Multinational organisations including Heinz and Diageo are adopting challenger behaviour for their brands to grow, writes BBH’s John Harrison.
Eating the big fish: How challenger brands can compete against brand leaders was written over 20 years ago. At the time of its launch, and many times since, Adam Morgan has said that being a ‘challenger brand’ was more about a mindset than it was about market size or brand heritage. However, the prevailing narrative always seemed to be that of a plucky little ‘David’ brand, using guerrilla warfare to nibble away at the market share of the incumbent ‘Goliath’.
However, helped by the launch of Overthrow II: 10 strategies from the new wave of challengers last year, an increasing number of brands, of varying ages and sizes, have redefined themselves as challenger brands. Some to great effect – as shown by two of the winning papers from this year’s IPA Effectiveness Awards.
Gordon’s and Heinz [Seriously] Good Mayonnaise (SGM) found themselves in very different competitive situations – one being a ‘Goliath’ and one being a ‘David’ in their respective categories. Yet they both used the principles of being a challenger brand to deliver award-winning marketing effectiveness. The key principle being that they both challenged the status quo in a bold and imaginative way. As Adam Morgan says, the key is to ‘challenge something’ – not necessarily directly challenge the market leader.
Challenging category narratives
Gordon’s was a 250-year-old brand with a dominant 38% market-leading share. In 2016, confronted with a tide of inward facing comms about ‘complex botanicals’, quality ingredients, unique recipes and provenance, Gordon’s decided to focus outwardly, on its consumers’ motivations. It concluded that its targets’ lives were already complex enough without it adding to it, so chose the simple route, focussing on the 'switch off and catch up' moment that its consumers loved. The “…Shall we?” campaign helped the brand grow by over 150% in three years, with a profit ROI of 2.11.
Challenging market leaders
Two years after launch, Heinz SGM was plateauing at around 11% share, compared to Hellmann’s on 65%. Heinz used the one thing Hellmann’s could never match it on – its ‘Heinziness’. It launched a series of ‘challenger’ new product lines that ensured it remained top of mind. This shift in strategy led to Heinz SGM growing by 70% in two years, with a profit ROI of £1.81.
Adam Morgan says that “the biggest danger you can face being a challenger isn’t rejection, it’s indifference”. But isn’t indifference the biggest danger for all brands, not just those who want to be challengers?
Ehrenberg-Bass found that only 40% of all ads were remembered, and only 40% of those were correctly branded. Whilst there are of course ways that advertising works other than conscious recall, the uncomfortable truth is that up to 84% of what we do is irrelevant. Perhaps my point of view isn’t surprising given that I come from an agency whose mantra is ‘when the world zigs, zag’ – but surely challenging the status quo should be what most brands are striving to do? What brand would actively choose indifference?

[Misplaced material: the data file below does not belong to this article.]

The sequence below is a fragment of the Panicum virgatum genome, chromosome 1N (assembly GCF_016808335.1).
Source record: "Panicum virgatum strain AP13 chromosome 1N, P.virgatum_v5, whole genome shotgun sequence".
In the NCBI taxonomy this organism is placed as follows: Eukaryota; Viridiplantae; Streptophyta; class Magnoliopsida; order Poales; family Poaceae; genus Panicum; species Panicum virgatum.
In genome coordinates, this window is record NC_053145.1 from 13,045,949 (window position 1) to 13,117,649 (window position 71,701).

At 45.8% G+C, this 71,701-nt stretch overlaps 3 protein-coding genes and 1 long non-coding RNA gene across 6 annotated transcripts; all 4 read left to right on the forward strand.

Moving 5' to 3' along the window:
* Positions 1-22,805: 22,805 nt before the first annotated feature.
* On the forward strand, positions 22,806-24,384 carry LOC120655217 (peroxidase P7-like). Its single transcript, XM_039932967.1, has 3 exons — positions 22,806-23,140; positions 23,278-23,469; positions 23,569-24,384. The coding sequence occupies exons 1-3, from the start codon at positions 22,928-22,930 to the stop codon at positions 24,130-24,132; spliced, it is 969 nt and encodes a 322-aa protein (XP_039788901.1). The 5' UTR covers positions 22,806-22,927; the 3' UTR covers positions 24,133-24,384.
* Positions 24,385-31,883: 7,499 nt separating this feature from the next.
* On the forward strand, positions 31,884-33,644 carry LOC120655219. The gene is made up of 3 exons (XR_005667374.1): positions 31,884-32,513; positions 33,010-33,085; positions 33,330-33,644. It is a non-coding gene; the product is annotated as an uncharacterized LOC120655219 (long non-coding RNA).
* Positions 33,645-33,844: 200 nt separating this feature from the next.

So why is it so hard to avoid being in the 84%?
Bravery over instinct
I think there is something else that links the Gordon’s and Heinz case studies – bravery. It takes real bravery to do things differently. We have been psychologically conditioned over millennia to do what other people do, as that is what used to keep us alive. It’s human nature to zig. To avoid indifference we have to overcome our natural human instincts. And this is what Gordon’s and Heinz managed to do.
It would have been much easier for Gordon’s, as a growing category leader and with a history of comms talking about its ingredients, to just outspend the new upstart brands who were all talking about their product. But with 146 new gin brands entering the category in just two years, the Gordon’s brand team knew that they needed to act bravely, disrupt the status quo and reinvent the Gordon’s brand for the future.
It would have been much easier for Heinz to continue to make the kind of populist, cosy campaigns it was known for, and felt comfortable making. But it recognised that whereas Heinz was the undisputed brand leader in the category, in mayonnaise it had had to do something that didn't come naturally to one of the biggest brands in the world. To really get everyone out of their comfort zone and embrace being brave, the client briefing took place in a boxing ring.
And it worked. One journalist described the Heinz SGM Creme Egg variant as “like dipping my face into a vortex of acid pudding” – remember, the enemy is indifference, not rejection.
An abridged version of this article appears in WARC’s Insights from the 2020 IPA Effectiveness Awards.